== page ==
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Afghan election fraud investigated Commission will examine candidatesʼ protests over polls By DANIEL COONEY The Associated Press

KABUL, Afghanistan – Afghan election officials agreed Sunday to create an independent commission to probe opposition charges of fraud

A fight against hate crimes

in this nationʼs first-ever presidential poll, while ballot-boxes stuffed with the aspirations of the people of this war-ravaged land started to stack up in counting centers. International officials met privately in an effort to end a boycott of the ballot by opponents of U.S.-backed interim President Hamid Karzai, a heavy favorite to win. Tallying of the votes had initially been expected to start Sunday, but

with ballot boxes coming in from some remote areas on mules, U.N. officials said the process wouldnʼt start for three to four days. Final results are not expected until around Oct. 30. A day after all 15 challengers announced they would boycott the electionʼs outcome, two backed off, saying they wanted a commission to rule on whether the voting was fair and indicating they would accept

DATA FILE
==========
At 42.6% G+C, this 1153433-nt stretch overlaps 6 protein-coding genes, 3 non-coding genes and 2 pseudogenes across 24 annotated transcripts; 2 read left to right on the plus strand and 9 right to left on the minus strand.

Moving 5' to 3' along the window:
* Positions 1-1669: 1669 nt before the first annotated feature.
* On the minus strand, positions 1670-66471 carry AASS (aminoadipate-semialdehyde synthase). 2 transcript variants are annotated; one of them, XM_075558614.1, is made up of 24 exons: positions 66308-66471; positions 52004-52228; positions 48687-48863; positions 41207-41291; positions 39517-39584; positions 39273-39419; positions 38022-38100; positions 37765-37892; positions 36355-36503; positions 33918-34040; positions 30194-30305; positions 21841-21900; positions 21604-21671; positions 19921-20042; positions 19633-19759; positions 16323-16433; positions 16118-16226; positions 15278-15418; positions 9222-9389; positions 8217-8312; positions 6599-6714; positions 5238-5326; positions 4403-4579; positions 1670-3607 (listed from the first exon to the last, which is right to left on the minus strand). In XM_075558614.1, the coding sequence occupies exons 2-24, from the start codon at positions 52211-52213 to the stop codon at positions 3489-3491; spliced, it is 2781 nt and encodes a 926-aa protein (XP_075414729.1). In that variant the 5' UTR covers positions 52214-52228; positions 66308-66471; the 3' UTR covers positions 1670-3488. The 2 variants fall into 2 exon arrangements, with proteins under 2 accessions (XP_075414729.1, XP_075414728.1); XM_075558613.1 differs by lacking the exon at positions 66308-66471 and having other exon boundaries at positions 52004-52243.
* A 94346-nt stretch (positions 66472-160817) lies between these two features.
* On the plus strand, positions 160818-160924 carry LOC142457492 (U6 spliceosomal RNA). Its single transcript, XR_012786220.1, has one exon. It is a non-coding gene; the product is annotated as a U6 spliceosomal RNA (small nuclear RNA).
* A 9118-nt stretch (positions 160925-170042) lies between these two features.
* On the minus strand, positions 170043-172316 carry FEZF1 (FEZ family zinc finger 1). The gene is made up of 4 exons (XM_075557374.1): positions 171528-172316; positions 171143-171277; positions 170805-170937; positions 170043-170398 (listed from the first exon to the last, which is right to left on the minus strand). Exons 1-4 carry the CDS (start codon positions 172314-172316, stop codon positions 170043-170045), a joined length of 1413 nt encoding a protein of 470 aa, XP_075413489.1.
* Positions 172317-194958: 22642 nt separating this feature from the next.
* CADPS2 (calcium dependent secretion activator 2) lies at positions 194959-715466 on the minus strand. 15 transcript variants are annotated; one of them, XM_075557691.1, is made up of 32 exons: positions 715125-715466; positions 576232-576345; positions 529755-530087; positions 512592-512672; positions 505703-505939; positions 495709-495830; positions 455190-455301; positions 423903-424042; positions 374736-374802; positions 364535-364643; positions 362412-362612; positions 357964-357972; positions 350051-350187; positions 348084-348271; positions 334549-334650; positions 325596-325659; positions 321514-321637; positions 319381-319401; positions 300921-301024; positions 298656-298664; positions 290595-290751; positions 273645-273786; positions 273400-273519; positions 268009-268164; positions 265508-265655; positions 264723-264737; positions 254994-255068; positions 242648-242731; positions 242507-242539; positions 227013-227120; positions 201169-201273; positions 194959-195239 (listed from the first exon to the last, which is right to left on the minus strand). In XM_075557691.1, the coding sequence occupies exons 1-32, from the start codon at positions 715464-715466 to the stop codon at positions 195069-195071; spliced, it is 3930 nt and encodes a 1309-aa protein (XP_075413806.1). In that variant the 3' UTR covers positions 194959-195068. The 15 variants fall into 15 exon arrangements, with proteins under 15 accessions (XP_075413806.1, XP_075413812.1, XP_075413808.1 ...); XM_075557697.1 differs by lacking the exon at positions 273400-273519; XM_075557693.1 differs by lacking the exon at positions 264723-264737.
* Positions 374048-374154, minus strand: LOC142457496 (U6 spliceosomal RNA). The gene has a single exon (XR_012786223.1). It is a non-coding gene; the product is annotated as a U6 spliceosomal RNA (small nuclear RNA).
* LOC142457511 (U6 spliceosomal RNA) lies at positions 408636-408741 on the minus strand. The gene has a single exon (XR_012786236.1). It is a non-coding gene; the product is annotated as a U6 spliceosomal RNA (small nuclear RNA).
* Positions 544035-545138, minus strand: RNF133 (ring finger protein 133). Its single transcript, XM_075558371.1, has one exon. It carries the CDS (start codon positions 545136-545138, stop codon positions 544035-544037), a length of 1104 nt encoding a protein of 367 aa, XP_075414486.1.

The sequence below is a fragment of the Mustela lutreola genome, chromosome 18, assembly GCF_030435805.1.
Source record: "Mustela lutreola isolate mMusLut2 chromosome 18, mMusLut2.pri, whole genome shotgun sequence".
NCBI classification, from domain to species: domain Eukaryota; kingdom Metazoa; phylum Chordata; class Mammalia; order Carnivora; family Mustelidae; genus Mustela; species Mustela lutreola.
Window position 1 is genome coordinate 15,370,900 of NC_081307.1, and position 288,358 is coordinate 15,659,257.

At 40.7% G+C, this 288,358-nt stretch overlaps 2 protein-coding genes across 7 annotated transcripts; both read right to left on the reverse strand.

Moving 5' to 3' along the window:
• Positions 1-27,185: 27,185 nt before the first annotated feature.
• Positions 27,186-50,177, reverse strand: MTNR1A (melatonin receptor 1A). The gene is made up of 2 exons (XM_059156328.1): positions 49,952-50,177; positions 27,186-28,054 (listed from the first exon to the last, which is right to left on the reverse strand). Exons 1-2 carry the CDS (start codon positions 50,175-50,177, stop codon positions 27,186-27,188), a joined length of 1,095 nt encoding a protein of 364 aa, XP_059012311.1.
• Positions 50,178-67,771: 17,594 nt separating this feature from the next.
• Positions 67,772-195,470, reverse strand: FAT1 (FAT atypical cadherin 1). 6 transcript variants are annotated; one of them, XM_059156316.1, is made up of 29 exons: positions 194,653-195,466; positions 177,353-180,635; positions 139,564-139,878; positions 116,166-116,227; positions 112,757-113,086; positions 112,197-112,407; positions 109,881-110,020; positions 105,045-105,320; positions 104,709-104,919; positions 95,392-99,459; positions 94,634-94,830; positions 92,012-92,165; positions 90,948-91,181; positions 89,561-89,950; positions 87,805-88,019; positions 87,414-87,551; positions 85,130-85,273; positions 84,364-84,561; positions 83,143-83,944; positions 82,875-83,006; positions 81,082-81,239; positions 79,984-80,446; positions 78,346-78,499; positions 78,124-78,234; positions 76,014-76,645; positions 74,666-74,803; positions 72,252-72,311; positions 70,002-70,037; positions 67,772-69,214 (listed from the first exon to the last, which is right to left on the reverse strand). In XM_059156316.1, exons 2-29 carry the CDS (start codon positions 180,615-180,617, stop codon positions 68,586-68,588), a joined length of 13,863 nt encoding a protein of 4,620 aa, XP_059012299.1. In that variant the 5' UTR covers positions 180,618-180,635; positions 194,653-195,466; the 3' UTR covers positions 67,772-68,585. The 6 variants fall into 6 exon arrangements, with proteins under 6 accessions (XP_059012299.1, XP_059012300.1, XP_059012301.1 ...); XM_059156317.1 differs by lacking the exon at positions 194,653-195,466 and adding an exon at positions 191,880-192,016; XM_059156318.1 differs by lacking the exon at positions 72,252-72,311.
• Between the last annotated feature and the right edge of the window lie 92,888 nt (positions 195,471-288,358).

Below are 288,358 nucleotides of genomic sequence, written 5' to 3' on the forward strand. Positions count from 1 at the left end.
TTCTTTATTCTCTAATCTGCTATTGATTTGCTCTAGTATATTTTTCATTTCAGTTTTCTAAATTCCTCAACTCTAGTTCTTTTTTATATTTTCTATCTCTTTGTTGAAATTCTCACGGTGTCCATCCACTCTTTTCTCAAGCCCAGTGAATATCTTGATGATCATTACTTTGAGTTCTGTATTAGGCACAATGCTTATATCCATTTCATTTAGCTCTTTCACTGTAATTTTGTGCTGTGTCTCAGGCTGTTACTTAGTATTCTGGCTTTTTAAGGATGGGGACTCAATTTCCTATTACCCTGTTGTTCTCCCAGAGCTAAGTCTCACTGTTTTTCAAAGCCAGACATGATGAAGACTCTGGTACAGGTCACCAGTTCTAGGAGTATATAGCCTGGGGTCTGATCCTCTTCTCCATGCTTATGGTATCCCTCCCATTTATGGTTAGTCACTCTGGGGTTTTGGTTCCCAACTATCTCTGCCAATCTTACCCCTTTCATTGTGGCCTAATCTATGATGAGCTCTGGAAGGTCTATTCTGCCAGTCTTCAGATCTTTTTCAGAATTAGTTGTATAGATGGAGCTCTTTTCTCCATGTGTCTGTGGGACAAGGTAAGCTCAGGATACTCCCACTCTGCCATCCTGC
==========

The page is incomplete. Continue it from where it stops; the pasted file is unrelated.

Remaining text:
its decision. A few hours later, their demand appeared to have been met. “There is going to be an independent commission made to investigate it,” electoral director Farooq Wardak said. “There could be mistakes; we are just human beings. My colleagues might have made a mistake.” There was no immediate reaction from the challengers, but a senior Western official said many of the 15 had decided to back down and sup-

Imagine the size of that pie

By JESSICA ESCORSIA For the Daily Titan

By LINDA HO Daily Titan Staff LAURA GORDON/Daily Titan Copy Editor

HATE CRIME 3

Visitors at Mack’s Apples in Londonderry, N.H., selected their pumpkins early this year and got a peek at two enormous pumpkins on display at the countryside pumpkin patch.

‘New Yorker’ meets CSUF Art editor speaks on publicationʼs history and controversy By KYM PARSONS Daily Titan Staff